- in Recording by Bobby Owsinski
Farewell, Al Schmitt – Thanks For The Great Interviews
If you were lucky enough to ever get to work or even hang out with legendary engineer Al Schmitt, you know how much fun he could be. Always one for a great story, Al could have you hanging on the edge of your seat with an insider’s tale that would eventually end in the room bursting into laughter. Yes, he was a fantastic engineer gifted with God’s own ears, but even he would tell you that the secret to his success was the fact that he loved people, and they loved him back. My eyes swell with tears as I write this, since Al has passed on.
Al was the youngest 91 year old you’ve ever met, and that’s what kept him working right to the end. He never thought of himself as old, and as a result, neither did anyone else. He was always free with information no matter what you asked, as he’d seen it all (and used all the gear). There aren’t many people left who started in the days of mono – Al might be the last of them – but that experience was invaluable even in today’s unlimited track world.
I was lucky enough to interview him in depth multiple times and Al always treated it like it was his first interview – eager to please and more than willing to help make it the best it could be. This one for Lynda.com is one of my favorites because I was able to ask questions about his career as a producer (he went from engineer to staff producer at RCA where he wasn’t allowed to engineer, and back to engineer).
Al was on my podcast twice – on Episode #47 and right after his autobiography was published on Episode #239. I so enjoyed doing these.
Surprisingly enough, although I did get to hang out with Al a good bit (even on a 7 day Home Theater cruise once, along with Phil Ramone and Elliot Scheiner – what a crew), we didn’t talk tech all that much. We did in the following interview for my Recording Engineer’s Handbook. It’s a good way to remember that it’s always the ears that come first.
Bobby O: Do you use the same setup every time?
Al Schmitt: I usually start out with the same microphones. For instance, I know that I’m going to immediately start with a tube U 47 about 18 inches from the F-hole on an upright bass. That’s basic for me and I’ve been doing that for years. I might move it up a little so it picks up a little of the finger noise. Now if I have a problem with a guy’s instrument where it doesn’t respond well to that mic then I’ll change it, but that happens so seldom. Every once in a while I’ll take another microphone and place it up higher on the fingerboard to pick up a little more of the fingering.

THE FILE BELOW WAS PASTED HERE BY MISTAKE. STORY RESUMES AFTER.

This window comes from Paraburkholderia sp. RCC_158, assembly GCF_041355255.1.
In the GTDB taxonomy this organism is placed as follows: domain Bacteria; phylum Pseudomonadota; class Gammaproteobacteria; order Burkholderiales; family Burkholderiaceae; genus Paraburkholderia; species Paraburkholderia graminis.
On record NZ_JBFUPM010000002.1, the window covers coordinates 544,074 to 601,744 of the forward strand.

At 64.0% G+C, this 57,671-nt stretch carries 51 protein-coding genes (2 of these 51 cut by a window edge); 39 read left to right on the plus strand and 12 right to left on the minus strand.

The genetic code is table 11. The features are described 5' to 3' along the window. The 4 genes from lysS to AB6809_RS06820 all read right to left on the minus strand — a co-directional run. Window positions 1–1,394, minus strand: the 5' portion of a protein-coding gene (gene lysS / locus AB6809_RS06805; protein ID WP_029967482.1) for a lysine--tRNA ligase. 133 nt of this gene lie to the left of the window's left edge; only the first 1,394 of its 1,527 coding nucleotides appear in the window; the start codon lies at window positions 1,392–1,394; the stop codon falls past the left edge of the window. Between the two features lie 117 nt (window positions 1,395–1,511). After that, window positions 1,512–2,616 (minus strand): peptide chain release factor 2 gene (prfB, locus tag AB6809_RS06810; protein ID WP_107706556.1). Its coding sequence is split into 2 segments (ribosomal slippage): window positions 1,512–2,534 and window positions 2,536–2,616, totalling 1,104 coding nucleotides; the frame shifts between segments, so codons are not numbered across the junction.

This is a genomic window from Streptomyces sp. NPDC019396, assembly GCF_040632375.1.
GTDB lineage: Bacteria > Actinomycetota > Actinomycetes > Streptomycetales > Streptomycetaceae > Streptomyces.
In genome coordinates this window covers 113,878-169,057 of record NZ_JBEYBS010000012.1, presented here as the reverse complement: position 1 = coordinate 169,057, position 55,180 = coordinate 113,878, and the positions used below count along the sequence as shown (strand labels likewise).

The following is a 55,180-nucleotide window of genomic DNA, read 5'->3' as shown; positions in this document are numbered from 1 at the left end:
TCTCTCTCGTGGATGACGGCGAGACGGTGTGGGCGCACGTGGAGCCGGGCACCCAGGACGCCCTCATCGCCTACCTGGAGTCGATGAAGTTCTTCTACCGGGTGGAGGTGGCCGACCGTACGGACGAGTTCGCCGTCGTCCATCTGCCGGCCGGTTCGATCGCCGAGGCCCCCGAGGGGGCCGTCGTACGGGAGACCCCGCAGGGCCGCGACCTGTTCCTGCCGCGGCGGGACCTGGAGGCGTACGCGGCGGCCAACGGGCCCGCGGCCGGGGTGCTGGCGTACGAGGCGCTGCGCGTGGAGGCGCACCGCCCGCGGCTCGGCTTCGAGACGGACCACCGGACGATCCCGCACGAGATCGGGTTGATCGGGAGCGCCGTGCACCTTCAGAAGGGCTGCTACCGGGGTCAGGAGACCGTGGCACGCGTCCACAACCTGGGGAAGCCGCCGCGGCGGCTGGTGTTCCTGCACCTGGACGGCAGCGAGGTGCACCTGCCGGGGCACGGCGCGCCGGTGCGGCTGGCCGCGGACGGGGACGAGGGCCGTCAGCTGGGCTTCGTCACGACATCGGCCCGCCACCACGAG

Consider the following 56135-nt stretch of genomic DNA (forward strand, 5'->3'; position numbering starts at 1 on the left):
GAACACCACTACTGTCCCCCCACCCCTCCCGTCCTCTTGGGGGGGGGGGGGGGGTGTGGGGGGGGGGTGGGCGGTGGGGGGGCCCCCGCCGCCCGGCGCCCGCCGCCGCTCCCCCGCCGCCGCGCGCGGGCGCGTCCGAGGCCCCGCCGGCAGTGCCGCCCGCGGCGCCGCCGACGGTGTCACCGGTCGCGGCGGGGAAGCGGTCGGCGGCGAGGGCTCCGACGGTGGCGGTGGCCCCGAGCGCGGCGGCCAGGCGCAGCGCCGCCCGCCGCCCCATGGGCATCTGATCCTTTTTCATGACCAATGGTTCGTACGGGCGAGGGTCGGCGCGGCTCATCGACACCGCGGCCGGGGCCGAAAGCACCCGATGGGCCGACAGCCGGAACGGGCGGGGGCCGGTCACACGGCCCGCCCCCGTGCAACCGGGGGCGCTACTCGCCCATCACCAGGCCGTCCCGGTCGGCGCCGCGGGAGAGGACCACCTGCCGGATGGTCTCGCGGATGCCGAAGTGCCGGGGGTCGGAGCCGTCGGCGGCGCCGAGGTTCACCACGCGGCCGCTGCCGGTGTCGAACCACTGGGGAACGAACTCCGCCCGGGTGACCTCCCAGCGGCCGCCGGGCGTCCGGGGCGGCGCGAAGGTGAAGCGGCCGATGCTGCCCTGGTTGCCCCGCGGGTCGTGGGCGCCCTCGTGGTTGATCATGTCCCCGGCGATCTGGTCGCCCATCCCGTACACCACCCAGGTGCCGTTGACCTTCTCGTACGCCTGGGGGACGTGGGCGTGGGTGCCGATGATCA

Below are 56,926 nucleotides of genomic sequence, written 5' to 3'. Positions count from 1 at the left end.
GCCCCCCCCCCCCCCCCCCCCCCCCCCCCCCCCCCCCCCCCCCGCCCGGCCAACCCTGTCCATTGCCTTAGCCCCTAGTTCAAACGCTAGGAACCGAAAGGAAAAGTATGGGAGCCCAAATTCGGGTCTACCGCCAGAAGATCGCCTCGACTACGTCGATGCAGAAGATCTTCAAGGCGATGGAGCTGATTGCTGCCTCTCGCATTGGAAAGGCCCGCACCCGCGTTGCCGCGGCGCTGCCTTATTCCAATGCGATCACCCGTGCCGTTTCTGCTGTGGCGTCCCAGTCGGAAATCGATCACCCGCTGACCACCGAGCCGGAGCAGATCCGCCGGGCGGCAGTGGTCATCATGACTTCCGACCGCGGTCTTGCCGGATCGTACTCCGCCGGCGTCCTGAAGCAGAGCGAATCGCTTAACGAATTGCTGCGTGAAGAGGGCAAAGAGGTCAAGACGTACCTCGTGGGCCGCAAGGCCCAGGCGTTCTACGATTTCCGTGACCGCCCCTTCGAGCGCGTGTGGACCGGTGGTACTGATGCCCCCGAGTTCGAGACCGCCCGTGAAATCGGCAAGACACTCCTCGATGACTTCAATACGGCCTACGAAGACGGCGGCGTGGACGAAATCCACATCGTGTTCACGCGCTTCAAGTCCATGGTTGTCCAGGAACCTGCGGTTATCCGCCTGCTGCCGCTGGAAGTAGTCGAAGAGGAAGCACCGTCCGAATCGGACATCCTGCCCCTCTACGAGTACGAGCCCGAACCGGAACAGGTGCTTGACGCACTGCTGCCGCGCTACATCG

The same with the drums. There are times where I might change a snare mic or kick mic, but normally I use a D-112 or a 47 FET on the kick and a 451 or 452 on the snare and they seem to work for me. I’ll use a Shure SM57 on the snare underneath and I’ll put that microphone out of phase. I also mic the toms with 414’s, usually with the pad in, and the hat with a Schoeps or a B&K or even a 451.
What are you using for overhead mics?
I do vary that. It depends on the drummer and the sound of the cymbals, but I’ve been using M 149’s, the Royer 121’s, or 451’s. I put them a little higher than the drummer’s head.
Do you try to capture the whole kit or just the cymbals?
I try to set it up so I’m capturing a lot of the kit, which makes it a little bigger sounding overall because you’re getting some ambience.
What determines your mike selection?
It’s usually the sound of the kit. I’ll start out with the mics that I normally use and just go from there. If it’s a jazz date then I might use the Royers and if it’s more of a rock date then I’ll use something else.
How much experimentation do you do?
Very little now. Usually I have a drum sound in 15 minutes so I don’t have to do a lot. When you’re working with the best guys in the world, their drums are usually tuned exactly the way they want and they sound great, so all you have to do is capture that sound. It’s really pretty easy. And I work at the best studios where they have the best consoles and great microphones, so that helps.
I don’t use any EQ when I record. I use the mics for EQ. I don’t even use any compression. The only time I might use a little bit of compression is maybe on the kick, but for most jazz dates I don’t.
How about mic preamps? Do you know what you’re going to use? Do you experiment at all?